Linda died a few months ago. She was 66.
I met her 25 years ago when I lived in Hawaii. I found out via a text message from a friend who still lives in Hawaii. I tried to get some answers. There were none. I’ve called her phone numbers. No answer.
I’m not sure what I’m looking for, but I know that some of it is the chance for closure and to tell someone in her family how special she was to me. I didn’t get that chance with her. That I regret.
Last night I had a dream about Linda. I woke up to look for her obituary…still looking for connection…still looking for answers. This is what I found:
“Linda…., 66, of Aiea, Hawaii, died on April 12, 2018.
She was born in California. No services.”
That’s it? Are you kidding me? I got angry. The deeper truth? I got really sad.
So today, I write my eulogy for Linda…
Linda was the first person that I met when I was trying to get sober. She had five years of sobriety. I thought she was Superwoman. She was amazing; not just because of her “clean” time, but because of her gentle heart and bigger-than-life spirit. I really don’t know what I would have done without her in those early days when I was barely hanging on.
Linda showed me compassion.
When I was beating myself up for being the worst person in the world, she was compassionate, kind and calm. She didn’t judge me. She shared some of her own challenges with me. She helped me to feel human which, I promise, I didn’t.
Linda was loving and nurturing.
I felt unlovable and completely unhuggable in those days. It took a long time for me to start loving myself. Linda loved me, supported me, hugged me, and helped me feel connected. She and her husband adopted two children who were in the foster system, both from drug-addicted mothers. Her heart was enormous. She inspired me.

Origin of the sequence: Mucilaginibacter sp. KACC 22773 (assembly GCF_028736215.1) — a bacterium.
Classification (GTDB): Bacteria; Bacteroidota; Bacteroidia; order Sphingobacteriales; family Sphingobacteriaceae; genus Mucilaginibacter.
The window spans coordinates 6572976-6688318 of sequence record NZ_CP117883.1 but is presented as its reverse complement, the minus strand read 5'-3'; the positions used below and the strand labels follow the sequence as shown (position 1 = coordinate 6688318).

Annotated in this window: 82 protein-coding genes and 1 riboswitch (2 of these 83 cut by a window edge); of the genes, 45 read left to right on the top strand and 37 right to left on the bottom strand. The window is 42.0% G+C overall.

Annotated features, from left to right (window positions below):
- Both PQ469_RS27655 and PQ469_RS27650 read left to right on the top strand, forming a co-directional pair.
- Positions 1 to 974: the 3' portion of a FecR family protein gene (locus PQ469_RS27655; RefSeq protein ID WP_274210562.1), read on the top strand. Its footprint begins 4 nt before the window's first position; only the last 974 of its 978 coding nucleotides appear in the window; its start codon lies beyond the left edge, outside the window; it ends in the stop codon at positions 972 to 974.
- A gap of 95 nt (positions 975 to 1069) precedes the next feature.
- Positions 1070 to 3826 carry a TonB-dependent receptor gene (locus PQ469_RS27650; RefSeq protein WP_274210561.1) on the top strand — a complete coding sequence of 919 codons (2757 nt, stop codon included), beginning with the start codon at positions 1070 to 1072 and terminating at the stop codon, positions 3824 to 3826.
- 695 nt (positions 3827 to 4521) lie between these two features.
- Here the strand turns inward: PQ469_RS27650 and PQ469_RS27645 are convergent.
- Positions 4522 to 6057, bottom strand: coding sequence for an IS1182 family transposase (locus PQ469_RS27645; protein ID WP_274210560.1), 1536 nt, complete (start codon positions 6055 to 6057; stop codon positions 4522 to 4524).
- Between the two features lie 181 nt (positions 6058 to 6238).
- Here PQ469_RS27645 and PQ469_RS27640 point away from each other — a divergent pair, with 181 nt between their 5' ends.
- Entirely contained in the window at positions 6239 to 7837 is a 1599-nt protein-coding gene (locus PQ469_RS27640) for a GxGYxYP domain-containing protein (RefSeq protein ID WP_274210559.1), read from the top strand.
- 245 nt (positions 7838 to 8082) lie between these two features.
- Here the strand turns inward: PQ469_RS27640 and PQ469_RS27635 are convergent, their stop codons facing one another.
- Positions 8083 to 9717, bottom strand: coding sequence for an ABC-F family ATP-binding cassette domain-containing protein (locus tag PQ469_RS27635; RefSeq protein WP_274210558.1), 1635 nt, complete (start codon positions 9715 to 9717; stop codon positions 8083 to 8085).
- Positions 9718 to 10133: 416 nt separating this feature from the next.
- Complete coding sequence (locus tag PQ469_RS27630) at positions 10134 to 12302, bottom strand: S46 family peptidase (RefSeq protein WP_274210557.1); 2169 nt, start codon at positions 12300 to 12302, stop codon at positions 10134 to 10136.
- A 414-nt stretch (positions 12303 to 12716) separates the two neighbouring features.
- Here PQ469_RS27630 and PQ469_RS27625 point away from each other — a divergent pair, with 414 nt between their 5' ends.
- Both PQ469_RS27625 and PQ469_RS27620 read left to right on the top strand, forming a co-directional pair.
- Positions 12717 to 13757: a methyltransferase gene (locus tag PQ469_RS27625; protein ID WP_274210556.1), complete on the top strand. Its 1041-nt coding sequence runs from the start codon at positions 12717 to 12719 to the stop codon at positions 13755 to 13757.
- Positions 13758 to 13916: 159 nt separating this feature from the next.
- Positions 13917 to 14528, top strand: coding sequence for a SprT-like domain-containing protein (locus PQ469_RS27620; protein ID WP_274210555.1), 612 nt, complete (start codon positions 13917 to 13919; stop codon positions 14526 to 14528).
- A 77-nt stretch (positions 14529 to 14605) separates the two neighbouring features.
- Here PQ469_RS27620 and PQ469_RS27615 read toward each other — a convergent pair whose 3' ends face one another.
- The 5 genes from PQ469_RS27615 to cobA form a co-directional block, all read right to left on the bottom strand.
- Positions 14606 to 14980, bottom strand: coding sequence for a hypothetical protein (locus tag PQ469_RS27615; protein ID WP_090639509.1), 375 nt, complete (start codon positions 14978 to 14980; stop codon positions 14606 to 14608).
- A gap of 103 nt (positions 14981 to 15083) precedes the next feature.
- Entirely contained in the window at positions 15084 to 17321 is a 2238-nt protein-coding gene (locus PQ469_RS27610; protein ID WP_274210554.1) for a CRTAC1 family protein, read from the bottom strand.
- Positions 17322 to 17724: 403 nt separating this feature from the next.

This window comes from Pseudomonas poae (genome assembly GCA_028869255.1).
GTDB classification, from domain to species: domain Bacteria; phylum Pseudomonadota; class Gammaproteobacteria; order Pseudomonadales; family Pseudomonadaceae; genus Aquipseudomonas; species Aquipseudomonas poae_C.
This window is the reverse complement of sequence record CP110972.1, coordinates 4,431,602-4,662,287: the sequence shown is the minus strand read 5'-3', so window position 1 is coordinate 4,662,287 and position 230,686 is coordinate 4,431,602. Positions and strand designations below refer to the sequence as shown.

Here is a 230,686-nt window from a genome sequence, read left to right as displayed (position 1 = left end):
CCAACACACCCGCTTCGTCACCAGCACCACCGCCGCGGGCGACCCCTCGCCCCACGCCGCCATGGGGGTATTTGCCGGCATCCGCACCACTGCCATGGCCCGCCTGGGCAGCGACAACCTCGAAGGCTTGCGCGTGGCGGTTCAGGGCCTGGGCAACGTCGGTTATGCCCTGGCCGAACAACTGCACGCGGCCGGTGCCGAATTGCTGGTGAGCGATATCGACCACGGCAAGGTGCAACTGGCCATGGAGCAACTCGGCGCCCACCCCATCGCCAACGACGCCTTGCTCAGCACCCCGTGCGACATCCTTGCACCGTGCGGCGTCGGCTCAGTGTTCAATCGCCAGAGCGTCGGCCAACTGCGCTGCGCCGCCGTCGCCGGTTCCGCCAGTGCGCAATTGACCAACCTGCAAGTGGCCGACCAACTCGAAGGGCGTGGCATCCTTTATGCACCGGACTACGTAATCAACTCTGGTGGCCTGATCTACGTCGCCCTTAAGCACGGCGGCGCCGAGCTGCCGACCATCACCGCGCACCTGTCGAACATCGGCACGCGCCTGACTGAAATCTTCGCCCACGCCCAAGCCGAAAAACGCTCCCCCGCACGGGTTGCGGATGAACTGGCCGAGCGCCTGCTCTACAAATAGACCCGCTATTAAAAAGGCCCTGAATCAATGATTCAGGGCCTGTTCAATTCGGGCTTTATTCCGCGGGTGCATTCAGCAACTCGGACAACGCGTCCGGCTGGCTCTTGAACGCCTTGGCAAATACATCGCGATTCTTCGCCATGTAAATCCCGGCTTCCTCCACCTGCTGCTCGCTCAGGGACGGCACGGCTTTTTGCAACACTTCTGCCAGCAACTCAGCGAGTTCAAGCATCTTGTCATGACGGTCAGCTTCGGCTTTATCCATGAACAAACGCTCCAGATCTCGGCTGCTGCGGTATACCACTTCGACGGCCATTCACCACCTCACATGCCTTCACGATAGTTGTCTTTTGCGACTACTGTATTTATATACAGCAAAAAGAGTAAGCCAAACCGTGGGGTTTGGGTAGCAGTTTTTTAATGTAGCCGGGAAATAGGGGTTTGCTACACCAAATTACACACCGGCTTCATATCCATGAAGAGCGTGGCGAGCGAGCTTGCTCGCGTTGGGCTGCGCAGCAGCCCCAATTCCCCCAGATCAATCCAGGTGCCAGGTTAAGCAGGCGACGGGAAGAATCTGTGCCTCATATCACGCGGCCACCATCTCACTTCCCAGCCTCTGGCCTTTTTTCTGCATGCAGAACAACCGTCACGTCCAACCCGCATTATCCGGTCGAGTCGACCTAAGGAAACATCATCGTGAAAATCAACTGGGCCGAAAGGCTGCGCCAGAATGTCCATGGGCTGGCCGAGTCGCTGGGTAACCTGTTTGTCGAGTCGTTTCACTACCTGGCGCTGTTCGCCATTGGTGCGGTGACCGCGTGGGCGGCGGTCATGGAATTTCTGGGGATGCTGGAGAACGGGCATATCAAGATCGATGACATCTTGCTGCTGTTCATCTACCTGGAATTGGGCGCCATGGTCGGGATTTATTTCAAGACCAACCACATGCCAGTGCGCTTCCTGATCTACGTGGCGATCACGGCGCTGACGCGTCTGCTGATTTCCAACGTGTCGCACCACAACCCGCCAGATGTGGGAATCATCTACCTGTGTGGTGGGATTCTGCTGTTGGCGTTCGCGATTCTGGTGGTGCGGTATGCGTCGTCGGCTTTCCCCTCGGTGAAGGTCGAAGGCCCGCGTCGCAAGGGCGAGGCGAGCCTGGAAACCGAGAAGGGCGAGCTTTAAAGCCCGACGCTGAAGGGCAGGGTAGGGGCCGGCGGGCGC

Linda was funny.
She called me her Little Kumquat, which means she called me her little fruit. Then she would giggle. The name wasn’t so funny…the giggle was hilarious. Linda helped me lighten up on myself. She helped me not take life so seriously.
Linda was honest.
She was as real as they get. If she was down, she said it. If she was up, you knew it. She spoke it as it was, and I valued her honesty. I valued her authenticity. She didn’t know how rare it was to be a person of deep truth. Things were always real with Linda.
Linda was chronically depressed.
She was the first person I knew who struggled with depression…the clinical type. She would stay isolated for days, weeks, months. I’m guessing she rarely came out of her house the last few years. Much of this was her depression, which took a huge toll on her. She was honest about it. She helped me understand and have a deeper compassion for mental illness from her personal perspective.
Linda had Multiple Sclerosis (MS).
A few years after I met her, Linda started to have numbness in her legs and other physical problems. She went for testing and was diagnosed with MS. She underwent weekly treatments, eventually ended up in a wheelchair, and became more and more isolated. It was debilitating, as I’m guessing it is for those who have MS. Those of us who loved her felt helpless.
I transferred from Hawaii in 1995 when I was in the Navy. My plan has always been to get back to live there again someday, which I will. Knowing that Linda was there was always comforting. I’ll miss her. The last few years, we’d had less and less contact, some of which was me thinking there was always time, some of which was her depression and illness. All of which, I regret.
I don’t know where I’d be or who I’d be without her kindness and love in my early years. I’ll always be grateful…I hope Linda somehow knows that.